Hefty increases in taxes on the purchase and sale of holiday homes and buy to let properties are expected in the November Budget, leading newspapers claim.
The Times over the weekend, in a well-informed piece written by its political editor, said Chancellor Rishi Sunak was working on plans that would see additional homes sellers paying Capital Gains Tax at 40 or 45 per cent.
This would be in line with each seller’s own income tax liability, instead of the current 28 per cent CGT imposed in the sale of some residential property.
“Officials are now working on plans to equalise Capital Gains and income tax” a Whitehall official is quoted as saying.
Meanwhile the Daily Telegraph, which also has unnamed Whitehall sources quoted in its story, suggests Sunak is looking at simplifying inheritance tax in relation to estates.
It’s been known for some months that Sunak has been calling for revisions to CGT, while there is no indication that the government will extend the current stamp duty holiday due to expire in seven months time.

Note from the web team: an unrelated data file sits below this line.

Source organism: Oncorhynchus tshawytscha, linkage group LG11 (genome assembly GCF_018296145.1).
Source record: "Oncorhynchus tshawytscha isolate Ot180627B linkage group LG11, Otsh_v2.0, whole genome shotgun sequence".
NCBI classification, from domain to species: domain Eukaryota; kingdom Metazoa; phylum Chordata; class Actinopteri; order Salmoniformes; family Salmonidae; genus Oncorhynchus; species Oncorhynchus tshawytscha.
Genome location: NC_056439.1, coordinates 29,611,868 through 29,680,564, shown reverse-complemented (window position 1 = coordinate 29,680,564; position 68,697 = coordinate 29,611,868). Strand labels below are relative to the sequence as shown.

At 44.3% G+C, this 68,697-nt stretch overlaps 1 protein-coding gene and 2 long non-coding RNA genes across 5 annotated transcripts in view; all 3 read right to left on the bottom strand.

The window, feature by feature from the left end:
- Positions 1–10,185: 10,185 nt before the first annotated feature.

In addition, the government has been lobbied by the Social Market Foundation, a think tank, which says tax on the increases in the value of homes would ensure the costs of the Coronavirus crisis do not fall unfairly on younger people.
The foundation - set up by Conservative peer Lord Danny Finkelstein - wants the Treasury to raise £421 billion over the next 25 years by imposing a new Property Capital Gains Tax on all homes sold in the UK.
In return, stamp duty could be scrapped it suggests.
The new Property CGT could be set at 10 per cent of the increase in the value of the property since it was last sold, the foundation suggests.